Matthews is "a person I respect greatly," says Rainwater. "Just by the nature of he and I eating lunch or breakfast over 400 times together, I think we know each other pretty well."
But some wonder whether those lunches have come at a cost - that is, whether Matthews has used the relationship to strengthen MTI's influence beyond the union contract.
And the concerns over the cozy ties between Rainwater and the union have been raised anew by recent revelations about a 2006 case. The Madison district, as part of a resignation deal negotiated by the union, agreed to not report to the Department of Public Instruction allegations of sexual impropriety by a Madison educational assistant named Anthony Hirsch, in violation of the spirit if not letter of the law. Hirsch, thereafter hired by another area district, is now facing charges for possession of child pornography and repeated sexual assault.
Rainwater insists he and Matthews never personally discussed the case.
Further, the men don't always see eye to eye. (Both have reputations, rightly or wrongly, for being stubborn and having short tempers.)
"We disagree a lot, but our agreement was that we wouldn't get mad at each other," says Rainwater. "Has it been frustrating sometimes? Yeah. But I don't ever remember getting really mad, and I don't remember him ever getting angry. We've lived by our agreement, and I think that's benefited both the district and MTI."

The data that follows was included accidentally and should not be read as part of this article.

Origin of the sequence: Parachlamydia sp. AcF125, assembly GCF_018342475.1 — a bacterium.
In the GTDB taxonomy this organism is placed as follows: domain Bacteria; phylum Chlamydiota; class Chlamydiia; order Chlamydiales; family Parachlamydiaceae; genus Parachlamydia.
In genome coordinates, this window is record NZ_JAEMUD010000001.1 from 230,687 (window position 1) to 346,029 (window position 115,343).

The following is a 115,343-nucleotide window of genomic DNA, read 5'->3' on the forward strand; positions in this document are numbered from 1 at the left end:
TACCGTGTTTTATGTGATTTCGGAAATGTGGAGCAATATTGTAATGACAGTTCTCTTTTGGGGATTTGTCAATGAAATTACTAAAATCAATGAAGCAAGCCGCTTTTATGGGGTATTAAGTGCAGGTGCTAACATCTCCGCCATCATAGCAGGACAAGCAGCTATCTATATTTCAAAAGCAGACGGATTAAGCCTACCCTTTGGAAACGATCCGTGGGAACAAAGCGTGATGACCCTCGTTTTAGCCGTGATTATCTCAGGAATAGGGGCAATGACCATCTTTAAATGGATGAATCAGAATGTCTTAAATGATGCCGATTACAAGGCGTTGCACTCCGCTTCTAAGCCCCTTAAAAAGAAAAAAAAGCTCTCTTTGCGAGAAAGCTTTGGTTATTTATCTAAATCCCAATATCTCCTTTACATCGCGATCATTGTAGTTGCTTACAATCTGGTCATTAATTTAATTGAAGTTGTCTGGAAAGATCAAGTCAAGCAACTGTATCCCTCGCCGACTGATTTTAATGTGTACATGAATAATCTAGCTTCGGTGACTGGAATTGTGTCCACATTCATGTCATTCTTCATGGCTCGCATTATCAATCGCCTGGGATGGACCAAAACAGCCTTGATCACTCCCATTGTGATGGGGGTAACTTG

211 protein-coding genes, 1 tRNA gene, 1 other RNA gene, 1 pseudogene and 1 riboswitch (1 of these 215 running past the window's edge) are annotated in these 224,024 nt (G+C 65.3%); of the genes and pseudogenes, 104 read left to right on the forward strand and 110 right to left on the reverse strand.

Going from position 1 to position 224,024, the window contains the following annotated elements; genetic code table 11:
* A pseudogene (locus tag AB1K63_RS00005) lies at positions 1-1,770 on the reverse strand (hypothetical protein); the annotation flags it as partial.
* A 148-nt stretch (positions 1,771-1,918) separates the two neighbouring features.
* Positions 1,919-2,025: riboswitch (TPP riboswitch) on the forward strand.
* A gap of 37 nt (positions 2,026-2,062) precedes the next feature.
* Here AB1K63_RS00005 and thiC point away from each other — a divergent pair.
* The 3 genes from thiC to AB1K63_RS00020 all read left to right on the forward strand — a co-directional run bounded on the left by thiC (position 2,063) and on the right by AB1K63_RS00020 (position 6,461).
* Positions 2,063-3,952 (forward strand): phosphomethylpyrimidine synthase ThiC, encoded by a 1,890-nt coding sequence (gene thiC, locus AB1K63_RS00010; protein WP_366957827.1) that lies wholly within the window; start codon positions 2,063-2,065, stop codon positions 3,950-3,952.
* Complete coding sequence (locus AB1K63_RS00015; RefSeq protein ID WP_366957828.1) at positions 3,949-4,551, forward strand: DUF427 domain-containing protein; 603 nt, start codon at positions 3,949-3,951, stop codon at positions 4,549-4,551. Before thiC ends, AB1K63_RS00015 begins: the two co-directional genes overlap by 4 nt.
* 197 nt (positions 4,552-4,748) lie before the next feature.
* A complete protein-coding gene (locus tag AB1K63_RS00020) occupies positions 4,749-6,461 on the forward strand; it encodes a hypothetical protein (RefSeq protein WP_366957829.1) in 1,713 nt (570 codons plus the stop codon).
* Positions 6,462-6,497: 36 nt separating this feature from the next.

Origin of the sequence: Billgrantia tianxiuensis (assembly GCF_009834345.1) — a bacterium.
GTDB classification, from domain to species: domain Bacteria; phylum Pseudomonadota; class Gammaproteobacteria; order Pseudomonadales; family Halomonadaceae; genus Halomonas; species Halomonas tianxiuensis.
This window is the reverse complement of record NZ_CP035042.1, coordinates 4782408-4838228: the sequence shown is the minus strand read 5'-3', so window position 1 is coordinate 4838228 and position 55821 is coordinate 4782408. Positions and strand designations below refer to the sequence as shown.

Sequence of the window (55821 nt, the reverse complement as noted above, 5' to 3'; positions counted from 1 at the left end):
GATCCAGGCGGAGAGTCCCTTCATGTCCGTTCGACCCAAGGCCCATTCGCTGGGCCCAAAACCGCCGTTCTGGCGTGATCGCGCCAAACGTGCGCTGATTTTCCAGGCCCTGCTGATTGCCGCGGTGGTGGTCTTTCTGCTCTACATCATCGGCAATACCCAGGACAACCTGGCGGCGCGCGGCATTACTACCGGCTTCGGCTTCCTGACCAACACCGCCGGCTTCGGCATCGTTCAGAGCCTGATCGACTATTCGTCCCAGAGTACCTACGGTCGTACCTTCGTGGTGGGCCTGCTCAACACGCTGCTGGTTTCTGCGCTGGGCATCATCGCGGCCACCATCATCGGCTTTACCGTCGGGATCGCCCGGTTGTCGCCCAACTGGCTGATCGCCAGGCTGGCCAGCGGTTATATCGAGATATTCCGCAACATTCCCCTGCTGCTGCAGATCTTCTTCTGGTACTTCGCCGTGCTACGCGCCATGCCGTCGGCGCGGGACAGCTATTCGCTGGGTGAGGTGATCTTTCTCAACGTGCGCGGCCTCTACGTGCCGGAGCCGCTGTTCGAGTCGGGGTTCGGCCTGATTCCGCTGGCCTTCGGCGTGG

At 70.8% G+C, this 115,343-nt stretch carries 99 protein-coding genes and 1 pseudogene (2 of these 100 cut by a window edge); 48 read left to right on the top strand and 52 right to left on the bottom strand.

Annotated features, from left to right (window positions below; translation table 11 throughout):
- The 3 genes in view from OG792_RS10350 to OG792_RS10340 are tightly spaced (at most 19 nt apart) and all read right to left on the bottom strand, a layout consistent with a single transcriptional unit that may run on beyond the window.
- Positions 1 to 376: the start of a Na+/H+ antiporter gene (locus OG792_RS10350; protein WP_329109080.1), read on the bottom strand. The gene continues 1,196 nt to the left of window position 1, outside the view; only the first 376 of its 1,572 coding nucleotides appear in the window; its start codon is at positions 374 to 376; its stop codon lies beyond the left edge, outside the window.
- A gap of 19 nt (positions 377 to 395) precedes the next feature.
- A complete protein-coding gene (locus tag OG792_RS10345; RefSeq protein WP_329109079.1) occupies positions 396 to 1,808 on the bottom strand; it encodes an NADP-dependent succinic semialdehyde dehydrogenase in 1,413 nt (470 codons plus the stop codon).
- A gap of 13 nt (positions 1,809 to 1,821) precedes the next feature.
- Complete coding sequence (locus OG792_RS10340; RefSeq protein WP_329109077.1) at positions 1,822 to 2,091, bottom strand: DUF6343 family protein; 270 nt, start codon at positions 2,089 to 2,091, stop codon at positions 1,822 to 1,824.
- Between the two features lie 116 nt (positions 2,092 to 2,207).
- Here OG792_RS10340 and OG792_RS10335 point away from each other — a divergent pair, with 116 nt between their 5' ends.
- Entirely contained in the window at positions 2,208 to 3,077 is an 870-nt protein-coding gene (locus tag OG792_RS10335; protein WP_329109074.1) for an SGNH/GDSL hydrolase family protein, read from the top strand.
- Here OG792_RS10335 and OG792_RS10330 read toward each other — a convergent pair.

Flexing his muscle
This year, for the first time in recent memory, two candidates for open seats on the Madison school board are running unopposed.
Matthews, perhaps not surprisingly, likes both of them. If he didn't, it's less likely they would be running unopposed.
In recent years, though, MTI's clout in school board elections seems to have faded. In three consecutive races, MTI-backed candidates have lost despite thousands of dollars in PAC expenditures.
"I think there's more apparent political power than real," says board veteran Carol Carstensen, who's retiring this year. She praises Matthews for aggressively advocating on behalf of teachers and helping the district resolve tough personnel issues.
Johnny Winston Jr. came under a surprise attack from MTI last year, despite running for reelection against a self-described "conservative libertarian" who ran a weak campaign. Matthews tore into Winston in the MTI newsletter, which ran a headline proclaiming, "He Wants Your Health Insurance."